Accepted for publication November 27, 2000.

This study was supported by grant 51338 from the National Institute of Mental Health, Rockville, Md.

Presented at the National Institute of Mental Health 13th International Conference on Mental Health in the General Health Care Sector, Washington, DC, July 12, 1999.

Corresponding author and reprints: Gregory E. Simon, MD, MPH, Center for Health Studies, Group Health Cooperative, 1730 Minor Ave, Suite 1600, Seattle, WA 98101-1448 (e-mail: simon.g@ghc.org).

Olfson  MKlerman  GL Trends in the prescription of psychotropic medications: the role of physician specialty. Med Care. 1993;31559- 564
Link to Article
Pincus  HTanielian  TMarcus  SOlfson  MZarin  DThompson  JZito  J Prescribing trends in psychotropic medications: primary care, psychiatry, and other medical specialties. JAMA. 1998;279526- 531
Link to Article
Simon  GVonKorff  MWagner  EHBarlow  W Patterns of antidepressant use in community practice. Gen Hosp Psychiatry. 1993;15399- 408
Link to Article
Barsky  ABorus  JF Somatization and medicalization in the era of managed care. JAMA. 1995;2741931- 1934
Link to Article
Katon  WVonKorff  MLin  EBush  TOrmel  J Adequacy and duration of antidepressant treatment in primary care. Med Care. 1992;3067- 76
Link to Article
Katzelnick  DKobak  KJefferson  JGreist  JHH Prescribing patterns of antidepressant medications for depression in an HMO. Formulary. 1996;31374- 388
Wells  KKaton  WRogers  BCamp  P Use of minor tranquilizers and antidepressant medications by depressed outpatients: results from the Medical Outcomes Study. Am J Psychiatry. 1994;151694- 700
Katz  SKessler  RLin  EWells  K Medication management of depression in the United States and Canada. J Gen Intern Med. 1998;1377- 85
Link to Article
Simon  GVonKorff  MRutter  CWagner  E A randomized trial of monitoring, feedback, and management of care by telephone to improve depression treatment in primary care. BMJ. 2000;320550- 554
Link to Article
Sturm  RWells  KB How can care for depression become more cost-effective? JAMA. 1995;27351- 58
Link to Article
Scott  AFreeman  C Edinburgh primary care depression study: treatment outcome, patient satisfaction, and cost after 16 weeks. BMJ. 1992;304883- 887
Link to Article
Fairman  KDrevets  WKreisman  JTeitelbaum  F Course of antidepressant treatment, drug type, and prescriber's specialty. Psychiatr Serv. 1998;491180- 1186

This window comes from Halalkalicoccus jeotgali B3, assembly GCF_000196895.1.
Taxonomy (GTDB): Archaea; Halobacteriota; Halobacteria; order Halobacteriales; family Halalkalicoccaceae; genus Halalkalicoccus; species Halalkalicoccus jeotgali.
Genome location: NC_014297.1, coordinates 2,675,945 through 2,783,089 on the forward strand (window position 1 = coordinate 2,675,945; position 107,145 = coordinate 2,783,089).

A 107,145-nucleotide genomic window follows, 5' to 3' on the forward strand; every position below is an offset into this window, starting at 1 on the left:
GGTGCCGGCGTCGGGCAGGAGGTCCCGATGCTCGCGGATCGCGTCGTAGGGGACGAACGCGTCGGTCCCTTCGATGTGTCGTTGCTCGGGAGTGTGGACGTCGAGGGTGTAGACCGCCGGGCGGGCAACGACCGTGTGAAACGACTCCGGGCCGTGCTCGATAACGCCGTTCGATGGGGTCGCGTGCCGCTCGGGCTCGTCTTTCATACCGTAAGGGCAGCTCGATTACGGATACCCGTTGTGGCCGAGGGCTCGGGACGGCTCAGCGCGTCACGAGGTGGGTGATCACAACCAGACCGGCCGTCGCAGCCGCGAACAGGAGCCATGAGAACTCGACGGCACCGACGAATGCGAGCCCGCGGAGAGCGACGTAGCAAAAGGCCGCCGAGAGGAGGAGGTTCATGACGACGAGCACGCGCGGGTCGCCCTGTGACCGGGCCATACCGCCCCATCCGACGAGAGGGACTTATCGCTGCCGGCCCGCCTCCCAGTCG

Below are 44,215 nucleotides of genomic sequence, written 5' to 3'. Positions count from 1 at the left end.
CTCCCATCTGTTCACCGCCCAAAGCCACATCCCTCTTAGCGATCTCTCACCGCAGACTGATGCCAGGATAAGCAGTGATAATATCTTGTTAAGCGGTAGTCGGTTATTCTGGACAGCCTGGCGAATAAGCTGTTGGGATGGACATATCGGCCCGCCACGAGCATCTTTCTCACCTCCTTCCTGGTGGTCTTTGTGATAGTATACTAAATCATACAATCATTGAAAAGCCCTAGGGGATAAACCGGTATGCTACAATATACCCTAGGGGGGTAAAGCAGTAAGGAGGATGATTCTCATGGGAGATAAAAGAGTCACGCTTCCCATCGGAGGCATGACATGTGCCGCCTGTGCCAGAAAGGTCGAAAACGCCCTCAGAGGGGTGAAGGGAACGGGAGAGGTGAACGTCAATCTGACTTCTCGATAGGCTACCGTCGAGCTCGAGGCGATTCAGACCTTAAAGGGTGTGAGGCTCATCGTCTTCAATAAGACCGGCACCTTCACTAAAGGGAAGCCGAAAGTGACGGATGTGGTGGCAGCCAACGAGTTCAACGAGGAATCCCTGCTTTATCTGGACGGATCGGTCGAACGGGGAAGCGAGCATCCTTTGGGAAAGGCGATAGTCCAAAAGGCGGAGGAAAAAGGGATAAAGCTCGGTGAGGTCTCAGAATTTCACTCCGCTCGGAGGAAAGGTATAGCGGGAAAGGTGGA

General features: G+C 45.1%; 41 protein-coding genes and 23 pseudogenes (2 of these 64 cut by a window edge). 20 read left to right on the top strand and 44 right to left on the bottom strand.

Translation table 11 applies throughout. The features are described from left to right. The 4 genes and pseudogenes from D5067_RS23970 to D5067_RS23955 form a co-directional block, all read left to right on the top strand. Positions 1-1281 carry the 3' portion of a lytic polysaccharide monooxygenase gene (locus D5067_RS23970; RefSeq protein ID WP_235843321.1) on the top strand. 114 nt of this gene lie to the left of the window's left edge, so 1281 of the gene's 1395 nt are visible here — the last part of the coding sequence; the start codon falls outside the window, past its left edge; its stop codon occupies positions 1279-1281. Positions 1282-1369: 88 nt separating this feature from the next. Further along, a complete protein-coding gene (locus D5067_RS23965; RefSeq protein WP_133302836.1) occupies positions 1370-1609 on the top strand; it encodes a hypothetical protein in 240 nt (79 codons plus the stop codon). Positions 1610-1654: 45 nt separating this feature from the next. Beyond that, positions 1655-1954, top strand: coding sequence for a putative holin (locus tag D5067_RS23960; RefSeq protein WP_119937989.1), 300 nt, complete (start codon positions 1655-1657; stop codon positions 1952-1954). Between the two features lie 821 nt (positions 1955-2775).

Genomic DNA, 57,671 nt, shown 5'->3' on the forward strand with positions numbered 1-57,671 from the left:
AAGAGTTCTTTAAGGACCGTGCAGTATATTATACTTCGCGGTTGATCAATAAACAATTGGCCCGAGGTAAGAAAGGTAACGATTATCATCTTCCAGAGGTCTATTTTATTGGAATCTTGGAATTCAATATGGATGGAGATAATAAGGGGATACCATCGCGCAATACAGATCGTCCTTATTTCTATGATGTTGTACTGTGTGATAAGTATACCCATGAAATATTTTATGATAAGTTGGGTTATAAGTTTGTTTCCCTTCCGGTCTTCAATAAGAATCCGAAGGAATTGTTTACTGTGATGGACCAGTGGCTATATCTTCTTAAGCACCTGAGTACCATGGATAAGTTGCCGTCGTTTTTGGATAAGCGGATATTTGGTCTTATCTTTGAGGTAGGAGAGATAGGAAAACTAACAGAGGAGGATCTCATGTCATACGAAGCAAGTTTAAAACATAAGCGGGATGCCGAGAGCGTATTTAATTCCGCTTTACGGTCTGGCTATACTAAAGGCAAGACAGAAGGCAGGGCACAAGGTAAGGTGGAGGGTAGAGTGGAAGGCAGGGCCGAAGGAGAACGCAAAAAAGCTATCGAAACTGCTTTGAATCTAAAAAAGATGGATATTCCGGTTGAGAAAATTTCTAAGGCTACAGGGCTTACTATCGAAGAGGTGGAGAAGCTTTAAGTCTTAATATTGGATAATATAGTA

Jollis  JDelong  EPeterson  EMuhlbaier  LFortin  DCaliff  RMark  D Outcome of acute myocardial infarction according to the specialty of the admitting physician. N Engl J Med. 1996;3351880- 1887
Link to Article
Chen  JRadford  MWang  YKrumholz  H Care and outcomes of elderly patients with acute myocardial infarction by physician specialty: the effects of comorbidity and functional limitations. Am J Med. 2000;108460- 469
Link to Article
Go  ARao  RDauterman  KMassie  B A systematic review of the effects of physician specialty on the treatment of coronary disease and heart failure in the United States. Am J Med. 2000;108216- 316
Link to Article
Auerbach  AHamel  MDavis  RConnors  AJRegueiro  CDesbiens  NGoldman  LCaliff  RDawson  NWenger  NVidaillet  HPhillips  R Resource use and survival of patients hospitalized with congestive heart failure: differences in care by specialty of the attending physician. Ann Intern Med. 2000;132191- 200
Link to Article
Greenfield  SRogers  WMangotich  MCarney  MTarlov  A Outcomes of patients with hypertension and non-insulin dependent diabetes treated by different systems and specialties: results of the Medical Outcomes Study. JAMA. 1995;2741436- 1444
Link to Article
Chin  MZhang  JMerrell  K Specialty differences in the care of older patients with diabetes. Med Care. 2000;38131- 140
Link to Article
Vollmer  WO'Hollaren  MEttingger  KStibolt  TWilkins  JBuist  ALinton  KOsborne  M Specialty differences in the management of asthma: a cross-sectional assessment of allergists' patients and generalists' patients in a large HMO. Arch Intern Med. 1997;1571201- 1208
Link to Article
Regueiro  CHamel  MDavis  RDesbiens  NConnors  AJPhillips  R A comparison of generalist and pulmonologist care for patients hospitalized with severe chronic obstructive pulmonary disease: resource intensity, hospital costs, and survival. Am J Med. 1998;105366- 372
Link to Article
Aiken  LSloane  DLake  ESochalski  JWeber  A Organization and outcomes of inpatient AIDS care. Med Care. 1999;37760- 762
Link to Article
Harrold  LField  TGurwitz  J Knowledge, patterns of care, and outcomes of care for generalists and specialists. J Gen Intern Med. 1999;14499- 511
Link to Article
Simon  GVonKorff  MBarlow  WPabiniak  CWagner  E Predictors of chronic benzodiazepine use in a health maintenance organization sample. J Clin Epidemiol. 1996;491067- 1073
Link to Article
Dial  TBergsten  CHaviland  MPincus  H Psychiatrist and nonphysician mental health provider staffing levels in health maintenance organizations. Am J Psychiatry. 1998;155405- 408
Derogatis  LRickels  KUhlenhuth  EHCovi  L The Hopkins Symptom Checklist: a measure of primary symptom dimensions. Pichot  Ped.Psychological Measurements in Psychopharmacology Problems in Psychopharmacology. Basel, Switzerland Kargerman1974;79- 110